PROCESS of CHANGE in BUILDINGS 2
Post 403 ⇒ by Gautam Shah →
The process of change is both, in the building itself, and the contextual setting within which it exists. The changes in the building shell are real happening in time, though usually ignored in the initial stages. The change in its contextual setting is often subjective perception, and so seems to be unreal. The changes in the building or its surroundings are not noticed, because these occur in small measures and spread over a very long period.
Natural changes occur in buildings irrespective of the intensity of use. Such changes occur in buildings that are over-used, mis-used, under-used or not at all-used. Though, some conditions like over-usage may hasten the pace of change. Natural changes cannot be terminated, but perhaps can be slowed or restricted spatially.
Man-made changes mainly relate to the nature of use. Over-usage reflects the intensity of use, and must be provisioned for in the system. Mis-usage results due to the abuse of the building system. It relates to the social set-up within which the building exists, functional inadequacies and ambiguities about the form. Under-usage and non-use of a building are circumstantial factors, and in that sense the changes may be more for natural reasons, then man-made causes. Man-made changes are involuntary as well as malicious.
Changes in building can be considered in several stages of perception or recognition.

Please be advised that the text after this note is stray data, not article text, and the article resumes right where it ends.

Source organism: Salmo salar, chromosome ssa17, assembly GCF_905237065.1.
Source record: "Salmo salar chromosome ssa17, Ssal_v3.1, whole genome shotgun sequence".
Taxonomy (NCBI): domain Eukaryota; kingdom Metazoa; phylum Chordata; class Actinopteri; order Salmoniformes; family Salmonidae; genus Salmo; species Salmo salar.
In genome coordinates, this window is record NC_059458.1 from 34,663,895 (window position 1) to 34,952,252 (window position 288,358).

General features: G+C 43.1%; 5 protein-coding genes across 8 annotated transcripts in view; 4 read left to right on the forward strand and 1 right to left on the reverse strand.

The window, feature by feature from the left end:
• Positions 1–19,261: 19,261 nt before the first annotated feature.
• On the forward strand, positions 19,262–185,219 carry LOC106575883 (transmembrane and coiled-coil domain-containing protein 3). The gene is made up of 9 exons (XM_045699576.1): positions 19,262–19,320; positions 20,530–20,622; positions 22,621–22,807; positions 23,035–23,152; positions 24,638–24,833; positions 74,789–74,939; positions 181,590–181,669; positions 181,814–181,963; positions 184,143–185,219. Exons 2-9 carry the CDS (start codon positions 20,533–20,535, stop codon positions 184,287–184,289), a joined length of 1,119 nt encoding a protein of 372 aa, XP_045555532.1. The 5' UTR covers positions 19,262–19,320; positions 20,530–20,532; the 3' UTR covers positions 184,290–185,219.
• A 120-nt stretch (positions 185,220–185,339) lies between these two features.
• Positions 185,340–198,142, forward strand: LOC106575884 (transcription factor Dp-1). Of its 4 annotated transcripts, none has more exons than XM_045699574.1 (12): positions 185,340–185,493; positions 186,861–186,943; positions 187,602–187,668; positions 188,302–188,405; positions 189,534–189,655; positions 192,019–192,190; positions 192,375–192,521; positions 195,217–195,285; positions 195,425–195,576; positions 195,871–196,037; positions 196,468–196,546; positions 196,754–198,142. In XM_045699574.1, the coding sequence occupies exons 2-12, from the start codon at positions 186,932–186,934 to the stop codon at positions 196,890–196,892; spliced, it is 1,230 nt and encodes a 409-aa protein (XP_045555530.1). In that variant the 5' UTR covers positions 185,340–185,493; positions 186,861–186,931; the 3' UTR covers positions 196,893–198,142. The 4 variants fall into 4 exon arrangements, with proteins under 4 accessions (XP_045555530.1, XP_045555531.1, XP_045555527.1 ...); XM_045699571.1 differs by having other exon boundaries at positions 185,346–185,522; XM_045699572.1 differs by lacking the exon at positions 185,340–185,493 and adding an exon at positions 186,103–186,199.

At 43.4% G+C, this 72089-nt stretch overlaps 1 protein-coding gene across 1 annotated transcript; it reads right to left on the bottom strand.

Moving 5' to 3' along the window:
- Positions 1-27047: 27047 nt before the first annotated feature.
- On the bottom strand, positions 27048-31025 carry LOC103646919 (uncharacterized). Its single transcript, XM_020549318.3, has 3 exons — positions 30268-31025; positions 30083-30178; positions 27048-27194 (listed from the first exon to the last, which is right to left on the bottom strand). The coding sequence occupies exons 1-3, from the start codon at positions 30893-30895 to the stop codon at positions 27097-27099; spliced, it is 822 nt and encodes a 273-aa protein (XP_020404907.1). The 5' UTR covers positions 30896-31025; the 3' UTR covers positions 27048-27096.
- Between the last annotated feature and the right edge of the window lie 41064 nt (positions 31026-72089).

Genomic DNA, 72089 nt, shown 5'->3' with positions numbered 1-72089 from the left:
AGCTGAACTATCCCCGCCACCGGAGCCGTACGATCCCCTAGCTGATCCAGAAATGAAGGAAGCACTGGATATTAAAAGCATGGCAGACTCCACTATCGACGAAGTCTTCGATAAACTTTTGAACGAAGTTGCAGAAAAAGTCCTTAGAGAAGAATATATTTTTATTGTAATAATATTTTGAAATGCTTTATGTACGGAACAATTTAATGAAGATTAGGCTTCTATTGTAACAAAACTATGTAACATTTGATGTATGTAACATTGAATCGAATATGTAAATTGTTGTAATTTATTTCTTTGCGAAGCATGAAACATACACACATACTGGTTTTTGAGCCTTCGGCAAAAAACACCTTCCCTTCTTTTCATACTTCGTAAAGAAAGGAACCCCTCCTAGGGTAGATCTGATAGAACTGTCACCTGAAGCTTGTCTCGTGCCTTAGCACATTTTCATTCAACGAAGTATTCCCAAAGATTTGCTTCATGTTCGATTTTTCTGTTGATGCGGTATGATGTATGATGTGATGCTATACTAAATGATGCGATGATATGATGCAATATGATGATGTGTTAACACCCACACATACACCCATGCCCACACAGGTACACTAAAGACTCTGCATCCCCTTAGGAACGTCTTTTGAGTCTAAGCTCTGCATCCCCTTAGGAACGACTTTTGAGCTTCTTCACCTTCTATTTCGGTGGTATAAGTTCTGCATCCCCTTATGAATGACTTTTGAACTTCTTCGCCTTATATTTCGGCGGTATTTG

FIRST Stage occurs immediately on occupation. Buildings where the functions have not been adequately defined, or get substantially compromised during the post planning phase, turn into an irrelevant entity. The greatest threat occurs from fast changing surroundings and external circumstances like the ingress of new technologies.
SECOND Stage occurs when safety and security are under threat due to natural disasters or design inadequacies. Some major programme to replace parts, components and systems can still save the building.
THIRD Stage arrives much later in life of building. At these stage the original sponsors or owners are no longer the stack holders. New masters possibly have negligible no emotional attachment. The building loses its functional and location related relevance, forcing a financial viability assessment. At this stage the form has been substantially altered and no restoration efforts can reestablish anything even to the original.
FOURTH Stage sets in when many of the systems that support the environment for human occupation become dysfunctional. The building may nevertheless survive and be used for non-habitation purposes like storage.
TERMINAL Stage is, when the shell deteriorates and collapses. Building remains an operational entity so long as the bare minimum space defining or enclosing entity, remains sound. In well integrated buildings the process of deterioration cannot be noticed in isolation. Here the shell and other subsystems are not separable, and so the collapse is unpredictable and sudden. However, in assembled buildings the frame and in-fill elements have distinctly defined roles of structural or nonstructural elements. Here the deterioration is visible, slow to occur and often predictable.
It is very difficult to define the demise of a building. A building dies many deaths, usually very slowly but occasionally suddenly. Parts and components decay at different and an unknown rate. With age the capacity to accommodate the changes becomes smaller and uneconomic. Users and occupants of the buildings are continuously and very closely involved, and so do not realize the changes setting in. The accumulated changes are more apparent to others, which reduces a building’s social prestige and also affects the locality’s standing.